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Updated 10/27/2020


Project Summary

Rehabilitative exercise aims to engage residual neural networks in humans with spinal cord injury to improve functional recovery. In our recent studies, we combined exercise with noninvasive stimulation targeting spinal synapses to further promote functional recovery. In the current protocol, individuals with chronic incomplete spinal cord injury participate in 40 sessions of exercise combined with paired corticospinal-motoneuronal stimulation (PCMS). During PCMS, stimuli are timed to have corticospinal volleys evoked by transcranial magnetic stimulation over the primary motor cortex arrive at corticospinal-motoneuronal synapses of upper- and lower-limb muscles before antidromic potentials were elicited in motoneurons by electrical stimulation of peripheral nerve. Following stimulation, participants exercise for about 1 hour. Our previous study using similar protocol for 10 sessions showed improvements in physiological and functional outcomes that preserved functionality for at least 6 months after the intervention, which suggests that targeted noninvasive stimulation of spinal synapses might represent an effective strategy to facilitate exercise-mediated recovery in humans with spinal cord injury.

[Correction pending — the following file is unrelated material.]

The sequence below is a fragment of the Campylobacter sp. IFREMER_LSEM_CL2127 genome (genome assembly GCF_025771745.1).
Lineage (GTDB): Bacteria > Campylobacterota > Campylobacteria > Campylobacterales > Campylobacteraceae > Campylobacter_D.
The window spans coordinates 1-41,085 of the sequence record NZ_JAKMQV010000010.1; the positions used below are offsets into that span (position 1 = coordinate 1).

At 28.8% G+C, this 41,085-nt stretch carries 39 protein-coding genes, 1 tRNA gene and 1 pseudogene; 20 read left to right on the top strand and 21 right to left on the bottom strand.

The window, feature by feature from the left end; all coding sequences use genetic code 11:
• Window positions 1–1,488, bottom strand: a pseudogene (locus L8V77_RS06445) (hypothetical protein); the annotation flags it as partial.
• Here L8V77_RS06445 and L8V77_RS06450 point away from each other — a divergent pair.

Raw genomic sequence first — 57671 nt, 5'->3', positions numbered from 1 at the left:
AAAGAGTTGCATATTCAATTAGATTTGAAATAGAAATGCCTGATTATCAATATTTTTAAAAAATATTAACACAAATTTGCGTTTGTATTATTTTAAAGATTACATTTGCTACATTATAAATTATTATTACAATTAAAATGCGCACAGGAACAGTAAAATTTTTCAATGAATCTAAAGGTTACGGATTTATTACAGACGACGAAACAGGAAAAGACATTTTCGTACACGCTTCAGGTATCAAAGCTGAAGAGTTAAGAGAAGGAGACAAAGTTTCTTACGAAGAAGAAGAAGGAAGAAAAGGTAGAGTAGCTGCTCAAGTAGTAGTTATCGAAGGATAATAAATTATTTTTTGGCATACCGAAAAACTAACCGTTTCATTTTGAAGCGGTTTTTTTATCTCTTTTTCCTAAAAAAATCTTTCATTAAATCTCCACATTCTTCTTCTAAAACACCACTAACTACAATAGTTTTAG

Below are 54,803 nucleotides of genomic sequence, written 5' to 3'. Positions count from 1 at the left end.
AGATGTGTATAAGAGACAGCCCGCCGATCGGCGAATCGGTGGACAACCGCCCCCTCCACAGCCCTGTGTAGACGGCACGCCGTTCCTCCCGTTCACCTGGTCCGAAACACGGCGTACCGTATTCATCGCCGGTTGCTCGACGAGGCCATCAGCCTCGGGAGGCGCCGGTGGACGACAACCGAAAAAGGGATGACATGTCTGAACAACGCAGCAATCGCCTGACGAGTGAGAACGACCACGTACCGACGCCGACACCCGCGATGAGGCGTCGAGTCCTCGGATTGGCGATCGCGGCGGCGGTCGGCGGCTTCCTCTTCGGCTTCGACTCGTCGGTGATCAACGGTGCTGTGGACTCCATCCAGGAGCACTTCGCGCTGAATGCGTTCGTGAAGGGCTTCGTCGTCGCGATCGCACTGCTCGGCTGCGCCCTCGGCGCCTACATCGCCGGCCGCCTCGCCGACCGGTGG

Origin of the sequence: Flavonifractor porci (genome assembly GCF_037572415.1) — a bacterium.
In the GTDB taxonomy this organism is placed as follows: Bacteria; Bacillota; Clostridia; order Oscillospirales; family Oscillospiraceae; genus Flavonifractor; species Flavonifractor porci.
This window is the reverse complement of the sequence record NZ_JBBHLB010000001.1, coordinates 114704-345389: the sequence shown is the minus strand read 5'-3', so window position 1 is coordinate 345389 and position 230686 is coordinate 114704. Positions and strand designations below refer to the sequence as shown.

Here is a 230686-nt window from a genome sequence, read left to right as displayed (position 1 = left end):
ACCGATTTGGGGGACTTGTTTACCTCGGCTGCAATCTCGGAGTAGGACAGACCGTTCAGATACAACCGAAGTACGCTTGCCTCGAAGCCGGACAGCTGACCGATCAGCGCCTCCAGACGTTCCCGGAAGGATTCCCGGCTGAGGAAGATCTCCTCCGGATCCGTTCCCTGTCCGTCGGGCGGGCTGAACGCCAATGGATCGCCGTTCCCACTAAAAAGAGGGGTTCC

Related Publications

Urbin MA, Ozdemir RA, Tazoe T, Perez MA. Spike-timing-dependent plasticity in lower-limb motoneurons after human spinal cord injury. J Neurophysiology 2017; 118(4): 2171-80.

Bunday KL, Urbin MA, Perez MA. Potentiating paired corticospinal-motoneuronal plasticity after spinal cord injury. Brain Stimulation 2018; 11(5): 1083-92.

Jo, HJ, Perez MA, Corticospinal-Motoneuronal Plasticity Further Promotes Exercise-Mediated Recovery in Humans with Spinal Cord Injury. Brain, 2020: p. doi:10.1093/brain/awaa052.

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